Tuesday, October 20, 2009

Tip Bits on layers and blocks.

LayerMerge: I hate extra layers and I only work in one file (ok perhaps a survey x-ref). I hated (when working in the PN) finding multiple useless layers in every drawing I didn't want but couldn't get rid of. These are coded into obscure styles in the OOTB templates. In 2009 & before ACA has a Layer Merge command found under the Format-Layer Tools menu or typing "_laymrg" at the command line. This command was in 2006 & prior (under Express Tools) but didn't work if the layer was hardcoded in a style definition. For 2009 this tool will now rid you of unwanted layers even if coded into an aec style. Try it on a template with a few start up layers like G-Anno-Nplt etc before you draw anything else. I generally draw a line on layer 0, then a line on each layer I want to remove and then run the command. Now there is a point where it will not work (in a full drawing) and I don't know why. Perhaps a layer in a nested block?  It seems to stop and not work at all. But at least I can get rid of those layers in the templates I don't want without trawling through the display system to find them. When you are using PN to stack quite a number of drawings together it can be a pain to deal with 6 unwanted layers per drawing.

p.s. I haven't a clue where it is in 2010! It possibly hidden somewhere in the robbing! Is it 'managing' or something to do with the 'view'?......oh I don't know - let me know if you find it and I will add it here.

SETNESTEDOBJECTSBYBLOCK: I've alias'd this one to FB because I was using a lisp FixBlock. This will set all colours, linetypes, layers, lineweights AND plot styles to ByBlock, removing any trace of an unwanted plotting or layering scheme from a block in one hit. Very sweet. Not sure when this one came in. I'm happy with ByBlock as it gives you that extra bit of flexiility and now that I am using .stb's this saves me an enormous amount of time and frutration. Tpe FB, one click and move on.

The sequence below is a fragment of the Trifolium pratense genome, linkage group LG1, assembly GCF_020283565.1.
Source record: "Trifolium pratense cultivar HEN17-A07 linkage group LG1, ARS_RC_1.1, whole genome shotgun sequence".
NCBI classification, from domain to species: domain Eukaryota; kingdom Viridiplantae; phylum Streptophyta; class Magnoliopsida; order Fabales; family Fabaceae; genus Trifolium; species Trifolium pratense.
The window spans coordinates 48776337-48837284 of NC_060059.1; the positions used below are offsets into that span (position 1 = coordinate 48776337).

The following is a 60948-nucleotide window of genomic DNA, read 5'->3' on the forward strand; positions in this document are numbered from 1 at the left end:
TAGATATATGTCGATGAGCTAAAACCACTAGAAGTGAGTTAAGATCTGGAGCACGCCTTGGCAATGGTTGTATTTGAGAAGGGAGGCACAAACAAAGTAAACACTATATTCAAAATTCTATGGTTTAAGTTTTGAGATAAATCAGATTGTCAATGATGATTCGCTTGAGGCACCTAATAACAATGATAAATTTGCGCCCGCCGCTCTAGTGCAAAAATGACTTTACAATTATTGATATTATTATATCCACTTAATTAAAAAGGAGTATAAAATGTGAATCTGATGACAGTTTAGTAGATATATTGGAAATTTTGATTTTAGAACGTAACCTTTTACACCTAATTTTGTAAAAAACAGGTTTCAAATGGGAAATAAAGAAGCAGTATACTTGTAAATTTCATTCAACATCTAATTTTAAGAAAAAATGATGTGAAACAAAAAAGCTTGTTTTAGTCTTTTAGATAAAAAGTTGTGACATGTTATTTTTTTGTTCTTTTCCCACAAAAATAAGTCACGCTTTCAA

Large companies might want to restrict practise to ByLayer to ensure that a block always follows the layer it's inserted on. Anybody know if there is an equivilent command? Help is unhelpful on this one.

My biggest tip by far is to use alias commands for as much as possible. It's been interesting moving to 2009 from 6. I added a couple of extra alias's for commonly used commands and the disruption was minimal. I just largely ignored the robbing. Realise that it won't stop at the ribbing. Once they have that all sorted and dusted, they will come up with another new idea and it will all start again. Did you have anyone who had spent time customising their 'dashboard' only to have it all dumped after only 2 years! And it takes that long to learn these interfaces! Learn to use the old pgp file and it's very easy to bring your shortcuts along to the new version, dump it in and keep working! and ADesk can waste resource changing the interface again and again and your disruption will be minimal.



Anonymous said...

You make a good comment about the ever-changing interface. Just because MS came up with 'the ribbon' Adesk have followed. When MS change again (and they will) will Adesk follow again?

Do you remember numbering of versions? acad10, 11, 12 etc Windows 3, 3.11 but then they went to years, windows 95, 98, 2000, so Adesk followed like a trained puppy acad 2000, 2004 etc. Now MS changed back with windows 7, will Adesk follow?

Nathan Ellery said...

At least with numbering it doesn't affect your productivity too much although I much preferred ADT over ACA which is just too bland.

David Koch said...

LAYDEL is on the ribbon. Home tab > Layers panel; click on the Layers title bar to expand the panel. LAYDEL is the rightmost tool on the fourth row (first row in expanded area). The icon is a white parallelogram with a red "X".

(PS: At the top of the Application Menu (click on the red "A" in the upper left corner)is a search box. Type a command name into the box, and you will get a list of places where the command can be accessed.)

Nathan Ellery said...

Thanks David, yes! tested - LAYDEL does delete a layer regardless of whether it's hardcoded in ACA somewhere but also regardless if any information is on the layer which is probably why I hav'nt chosen the remember that command. I'd rather the data be shifted to layer 0 and retained. But I can use it on a bare template file knowing it will wipe the layer completely so that's a useful tip thanks.